What is in this article?:
- Slaughter facility bill rejected in New Mexico.
- The issue is more about the humane disposal of unwanted horses than it is about producing horse meat for human consumption.
- Federal legislation actually banning the process of horse slaughter has failed to pass Congress.
While the idea of the legal operation of a commercial horse slaughtering facility sparks an emotional response on both sides of the issue, New Mexico lawmakers supporting New Mexico House Joint Memorial 16 last week say the issue is more about the humane disposal of unwanted horses than it is about producing horse meat for human consumption.
The bill, rejected by the New House Feb. 7 by a vote of 28 to 36, would have required the New Mexico Department of Agriculture to study the feasibility of the reintroduction of a horse slaughter and meat processing facility if approved. Supporters of the bill argued the issue is more about the inhumane practice of neglect and abandonment of unwanted horses than it is about the processing of meat.
The last horse slaughter facility and meat processing plant in the U.S. closed its doors in 2006 after federal funding ended for United States Department of Agriculture inspections of slaughterhouses. But in late 2011, President Obama signed into law a broader bill that reverses the ban on the funding, leading to the possibility that horse slaughter would resume in the United States. Federal legislation actually banning the process of horse slaughter has failed to pass Congress, but no new slaughterhouses have opened in the U.S. since funding for inspections was resumed.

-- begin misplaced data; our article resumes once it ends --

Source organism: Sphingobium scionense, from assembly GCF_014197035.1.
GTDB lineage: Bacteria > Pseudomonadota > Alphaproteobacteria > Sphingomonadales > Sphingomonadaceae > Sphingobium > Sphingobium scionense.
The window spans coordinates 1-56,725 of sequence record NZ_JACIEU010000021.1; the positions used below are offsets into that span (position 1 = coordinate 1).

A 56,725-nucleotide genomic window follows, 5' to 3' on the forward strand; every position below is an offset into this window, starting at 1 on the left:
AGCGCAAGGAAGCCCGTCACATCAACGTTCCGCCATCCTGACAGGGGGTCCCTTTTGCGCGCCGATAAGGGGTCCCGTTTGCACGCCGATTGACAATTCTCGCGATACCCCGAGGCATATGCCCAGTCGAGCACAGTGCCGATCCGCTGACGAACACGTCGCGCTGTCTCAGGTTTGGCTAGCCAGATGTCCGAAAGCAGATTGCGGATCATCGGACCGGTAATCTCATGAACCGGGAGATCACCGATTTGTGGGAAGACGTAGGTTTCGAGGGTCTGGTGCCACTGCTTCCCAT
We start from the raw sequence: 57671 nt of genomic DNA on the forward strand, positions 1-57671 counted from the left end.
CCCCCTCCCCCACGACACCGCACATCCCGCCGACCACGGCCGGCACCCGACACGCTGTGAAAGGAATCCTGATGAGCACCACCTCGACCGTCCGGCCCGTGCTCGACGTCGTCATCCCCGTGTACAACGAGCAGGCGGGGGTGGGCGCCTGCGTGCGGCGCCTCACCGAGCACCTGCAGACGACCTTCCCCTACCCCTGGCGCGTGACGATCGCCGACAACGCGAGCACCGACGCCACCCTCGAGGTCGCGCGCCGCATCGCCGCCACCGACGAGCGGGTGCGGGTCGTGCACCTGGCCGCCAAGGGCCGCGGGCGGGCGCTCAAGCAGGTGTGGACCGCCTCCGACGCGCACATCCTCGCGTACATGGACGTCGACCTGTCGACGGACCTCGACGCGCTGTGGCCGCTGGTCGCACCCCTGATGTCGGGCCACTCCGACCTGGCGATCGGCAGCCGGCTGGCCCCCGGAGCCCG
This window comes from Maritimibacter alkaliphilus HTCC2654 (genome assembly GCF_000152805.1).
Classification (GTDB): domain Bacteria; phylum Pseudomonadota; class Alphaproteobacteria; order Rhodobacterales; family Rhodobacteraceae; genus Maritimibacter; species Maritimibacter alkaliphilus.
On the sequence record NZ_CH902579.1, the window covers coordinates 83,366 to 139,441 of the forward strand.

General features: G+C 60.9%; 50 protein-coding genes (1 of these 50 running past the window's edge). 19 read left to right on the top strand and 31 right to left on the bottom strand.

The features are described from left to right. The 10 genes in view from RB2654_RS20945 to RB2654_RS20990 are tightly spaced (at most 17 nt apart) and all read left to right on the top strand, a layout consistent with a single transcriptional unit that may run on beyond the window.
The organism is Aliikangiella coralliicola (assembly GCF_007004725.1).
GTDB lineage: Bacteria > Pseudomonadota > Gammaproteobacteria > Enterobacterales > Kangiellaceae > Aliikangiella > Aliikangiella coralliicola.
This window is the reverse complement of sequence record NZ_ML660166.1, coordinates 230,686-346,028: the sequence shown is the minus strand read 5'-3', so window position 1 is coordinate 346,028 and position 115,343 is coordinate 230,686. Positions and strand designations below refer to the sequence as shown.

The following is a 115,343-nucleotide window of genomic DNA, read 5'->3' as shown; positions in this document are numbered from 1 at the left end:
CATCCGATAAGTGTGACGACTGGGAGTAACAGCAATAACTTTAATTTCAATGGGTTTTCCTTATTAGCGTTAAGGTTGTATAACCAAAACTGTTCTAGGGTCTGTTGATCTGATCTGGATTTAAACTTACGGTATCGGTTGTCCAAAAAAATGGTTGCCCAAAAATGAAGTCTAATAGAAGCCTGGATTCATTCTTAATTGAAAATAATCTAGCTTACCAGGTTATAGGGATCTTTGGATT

HJM 16, introduced by Rep. Paul C. Bandy (R-Aztec), was approved by the House Agriculture and Water Resources Committee and forwarded to the Appropriations and Finance Committee before progressing to the House floor for a vote late last week. A companion bill, also introduced by Bandy, would have made $20,000 in state funding available to researchers at New Mexico State University to study the issue.
Horse slaughter crosses many of the traditional lines between supporters of the livestock industry and typical pro-animal rights groups who traditionally oppose almost all slaughterhouse operations. Unlike most black and white issues, while most animal activists argue vehemently against horse slaughter, a few among their ranks reluctantly admit properly regulated and operated slaughterhouse operations can help provide a humane solution to a troubling problem.
On the other side of the issue, many ranchers, livestock producers and even beef slaughter processors side with activists, arguing that horses have long been companion animals to cowboys and frontiersmen and not an animal that should be processed for human consumption.